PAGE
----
7. After considering the material on record and the rival submissions, the High Court found that the Trial Court had not considered the material evidence on record. Having analyzed the reasons which had weighed with the Trial Court, the High Court found that the decision of the Trial Court was perverse and the case of the prosecution deserved to be accepted. Allowing the appeal vide its judgment under appeal, the High Court setaside the order of acquittal and convicted the appellant of the offences punishable under Sections 363, 366-B, 370(4) and 506 of the IPC, and under Section 8 of the POCSO Act. He was awarded substantive sentence of 7 years imprisonment under the first, imprisonment for 10 years under the second, imprisonment for 10 years under the third, and, imprisonment for one year under the fourth count of the offences punishable under the IPC. In respect of the offence punishable under Section 8 of the POCSO Act, he was awarded imprisonment for three years. All the sentences were to run concurrently.
8. Being aggrieved, the instant appeal has been preferred.
9. We have heard Mr. Jitendra Mohan Sharma, learned Senior advocate in support of the appeal, and, Mr. Jatinder Kumar Bhatia, learned Advocate for the State.
10. Mr. Jitendra Mohan Sharma, learned Senior Advocate submits inter alia:
(a) The requirements under Section 188 of the Code of Criminal Procedure, 1973 were not satisfied and no sanction in terms of said Section was placed on record; and that in the absence of such sanction, the appellant could not have been tried.
(b) There was no allurement which was extended by the appellant and the victim had gone from Kathmandu to Atariya covering the distance of more than 650 kms. on her own.
(c) The age of the victim was definitely beyond 18 years of age and, as such, the offence would not come under Section 370(4) of the IPC.
11. The submissions are countered by Mr. Jatinder Kumar Bhatia, learned counsel for the State. He strongly submits that the view taken by the High Court does not call for any interference.
12. Section 188 of the Code is to the following effect:
“188. Offence committed outside India.—When an offence is committed outside India—
(a) by a citizen of India, whether on the high seas or elsewhere; or
(b) by a person, not being such citizen, on any ship or aircraft registered in India,
he may be dealt with in respect of such offence as if it had been committed at any place within India at which he may be found:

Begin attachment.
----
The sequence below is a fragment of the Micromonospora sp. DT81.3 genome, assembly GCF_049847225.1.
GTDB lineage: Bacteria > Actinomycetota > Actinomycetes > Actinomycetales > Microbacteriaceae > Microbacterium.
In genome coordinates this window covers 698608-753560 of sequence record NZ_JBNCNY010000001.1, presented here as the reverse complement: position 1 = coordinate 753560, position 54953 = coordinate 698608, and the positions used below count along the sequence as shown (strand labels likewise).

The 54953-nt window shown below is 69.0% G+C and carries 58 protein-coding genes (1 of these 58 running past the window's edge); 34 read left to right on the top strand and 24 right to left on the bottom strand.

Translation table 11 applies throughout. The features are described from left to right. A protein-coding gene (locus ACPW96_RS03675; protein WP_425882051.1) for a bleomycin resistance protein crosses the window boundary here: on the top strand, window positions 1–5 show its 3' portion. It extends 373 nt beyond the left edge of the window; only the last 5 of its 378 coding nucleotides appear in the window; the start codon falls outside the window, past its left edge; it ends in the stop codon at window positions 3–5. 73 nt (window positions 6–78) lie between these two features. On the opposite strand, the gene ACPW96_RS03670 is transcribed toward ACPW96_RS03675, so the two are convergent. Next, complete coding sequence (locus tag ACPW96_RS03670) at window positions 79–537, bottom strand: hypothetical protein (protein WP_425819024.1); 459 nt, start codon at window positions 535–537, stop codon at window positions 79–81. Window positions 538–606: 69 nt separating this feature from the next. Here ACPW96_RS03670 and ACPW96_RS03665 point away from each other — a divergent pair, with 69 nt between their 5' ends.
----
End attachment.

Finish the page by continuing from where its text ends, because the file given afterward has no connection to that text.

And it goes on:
Provided that, notwithstanding anything in any of the preceding sections of this Chapter, no such offence shall be inquired into or tried in India except with the previous sanction of the Central Government.”
13. In terms of Section 188, even if an offence is committed outside India, (a) by a citizen whether on the high seas or anywhere else or (b) by a non-citizen on a ship or aircraft registered in India, the offence can still be tried in India provided the conditions mentioned in said Section are satisfied. The Section gets attracted when the entirety of the offence is committed outside India; and the grant of sanction would enable such offence to be enquired into or tried in India.
14. As the facts and circumstances of the case indicate, a part of the offence was definitely committed on the soil of this country and as such going by the normal principles the offence could be looked into and tried by Indian courts. Since the offence was not committed in its entirety, outside India, the matter would not come within the scope of Section 188 of the Code and there was no necessity of any sanction as mandated by the proviso to Section 188. We, therefore, reject the first submission advanced by Mr. Sharma.
15. Coming to the second submission, it is true that the victim had traveled on her own from Kathmandu to Atariya. However, the evidence on record completely establishes that she was lured into coming to India. The offences alleged against the appellant were thus rightly invoked and fully substantiated.
16. As regards the third submission, the evidence on record is absolutely clear that the age of the victim was below 18 years of age. The medical board had not only done the radiological tests but had also undertaken dental test on the basis of which her age was found to be below 18 years.
17. In the circumstances, sub-section 4 of Section 370 IPC would definitely get attracted. Said Section 370(4) postulates minimum sentence of 10 years. Viewed thus, the sentences awarded to the appellant cannot be termed to be excessive on any count.
18. We, therefore, see no reason to take a different view in the matter. Affirming the view taken by the High Court, we dismiss the appeal.
19. The appellant shall serve out the sentence awarded to him.